Ioho the Yew ... wisdom

part of this includes "When You Are Old" by W.B.Yeats

When the Deravid walked through woods of old, 
Solemnly stalking dressed in white and gold.  
To visit and dwell among ancient yews , 
Where his guide would reveal what he needs to choose.  

Pilgrims resting in a cell, 
Carved in stone by Brighid's well, 
While others tramped by, going to the fair,  
Joking about mirth and the haggling they'll do there.  

Bard dare to come here once more, 
Muse over mysteries ready to pour 
Over these heathen types 150% proof,  
Overgrown by the their diet of gospel truth. 

Be of healthy service, there's much for us to do 
To loosen the chains of this so called deadly yew. 
Haul them away to create happier years 
That topple old time wrongs that breed our fears. 

Of being close and connected to love and light,  
That overwhelms the reign of sin and night, 
For out of darkness, emptiness, and woe, 
Let's incubate happiness to share with all we know.
Bard, dare to be called to what is here to view 
Within this very intriguing tree that renews; 
Monster trunk, with giant limbs of bows, 
And intersecting roots, where spirit flows. 

The yew is said to reign through midnight calm 
O’er the bodies of those we chose to embalm. 
Unknown to us it feeds the seed that gave us birth, 
From an alchemy of love, light and dust from earth. 

The yews that for so long have been spared, 
Gracing hallowed spaces, where treading is dared. 
When lightnings flash we fear tempests rage, 
We do not harm them, we let them age. 

With stern reluctance yews have often spoke 
Quivering their arms before a woodman’s stroke; 
Inducing an undefined fear of their consecrated ground 
That the woodmen feel empowered to erect fences around. 

For many years I have measured the endless steps I tread
Through ancient mounds where laid many sleeping heads, 
That paid the debt of forcing nature into dead end hallows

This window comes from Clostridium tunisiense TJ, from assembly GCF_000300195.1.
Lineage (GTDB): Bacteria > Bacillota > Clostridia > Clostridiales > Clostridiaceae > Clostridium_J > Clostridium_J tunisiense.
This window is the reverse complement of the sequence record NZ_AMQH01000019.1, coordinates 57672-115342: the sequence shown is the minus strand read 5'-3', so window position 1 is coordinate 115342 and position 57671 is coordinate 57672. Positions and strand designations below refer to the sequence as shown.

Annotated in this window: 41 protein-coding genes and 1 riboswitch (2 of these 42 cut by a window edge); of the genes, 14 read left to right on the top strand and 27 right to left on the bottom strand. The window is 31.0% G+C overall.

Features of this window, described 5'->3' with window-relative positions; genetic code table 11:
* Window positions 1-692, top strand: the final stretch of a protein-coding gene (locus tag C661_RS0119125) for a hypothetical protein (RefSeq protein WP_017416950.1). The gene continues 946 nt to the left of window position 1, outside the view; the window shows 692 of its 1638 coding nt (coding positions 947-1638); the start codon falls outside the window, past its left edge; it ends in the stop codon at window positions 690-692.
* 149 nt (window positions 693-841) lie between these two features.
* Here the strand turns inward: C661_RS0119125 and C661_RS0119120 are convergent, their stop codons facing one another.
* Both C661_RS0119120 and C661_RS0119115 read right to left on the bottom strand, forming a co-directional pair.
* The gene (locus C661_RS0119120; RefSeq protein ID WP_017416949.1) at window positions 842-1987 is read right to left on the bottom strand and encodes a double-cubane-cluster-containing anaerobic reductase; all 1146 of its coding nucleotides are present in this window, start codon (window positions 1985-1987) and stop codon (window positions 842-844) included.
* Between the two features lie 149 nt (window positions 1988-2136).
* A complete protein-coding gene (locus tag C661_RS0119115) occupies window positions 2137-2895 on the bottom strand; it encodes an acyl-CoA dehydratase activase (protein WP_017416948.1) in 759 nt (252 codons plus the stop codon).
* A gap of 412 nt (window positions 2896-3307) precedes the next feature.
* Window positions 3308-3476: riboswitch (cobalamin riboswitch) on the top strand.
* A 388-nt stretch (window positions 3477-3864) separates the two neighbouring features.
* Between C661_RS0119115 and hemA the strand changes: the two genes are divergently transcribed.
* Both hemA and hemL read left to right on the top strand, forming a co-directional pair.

Until their lives passed away into these sombre shadows.

Here the young, old, rich, the poor, 
Our friends, and any foes, use the same door, 
Servants with their masters together lay; 
The worms must feed on all of us one day.

When you are old and grey and full of sleep,
And nodding by the fire, take down this book,
And slowly read, and dream of the soft look
Your eyes had once, and of their shadows deep;

How many loved your moments of glad grace,
And loved your beauty with love false or true,
But one man loved the pilgrim soul in you,
And loved the sorrows of your changing face;

And bending down beside the glowing bars,
Murmur, a little sadly, how Love fled
And paced upon the mountains overhead
And hid his face amid a crowd of stars.

I love to retreat among the trees 
Away from worldly cares I'm set free, 
Separating me from any recognition of headstones,  Reminding me they'll always be life in these bones. 

When will real tongues affirm the Resurrection,  
Instead of giving us false direction. 
Belief in tenderness must become the handle   
That lifts and cares, maybe gentled by a candle

Inside the church, stained glass casts light that's blue  Floating light that freezes us to the cold pews.  
Our hands and faces stiffen with holiness. 
Our spirits are baptized with its starkness.

Old Yew, which graspest at the stones  
That name the under-lying dead, 
Thy fibres net the dreamless head, 
Thy roots are wrapt about the bones.

Nay, Traveller! rest here.  
This lonely yew-tree stands  
Far from all human dwelling  
What if here the bee love not these barren boughs?

Who, through any silent hour of inward thought,  
Can revere lowliness of heart, it must be thwart.  
Bard, this Yew connects all you are, all you seek, 
No openings, no conclusions, no! no! this is not weak.

Yes, you can always be evergreen; 
Always be part of all you have seen;  
Solid and dependable as nature made you; 
Wise bard, connecting with all like the regenerating Yew.

I will leave you now but as I leave I also return. 
I can never serve you all you will learn, 
But I can give you all I have through voice and text  
As we are bonded friends in this life and into the next.

Where Beith the Birch is the first life on this earth 
Born here from another world, they say.

From this first birch 
all trees, 
all plants, 
all animals 
and ourselves 
were served the first breath of life.

And Ogma's Tale Of The Trees is told once more. 

to read an explanation of this story poem please click here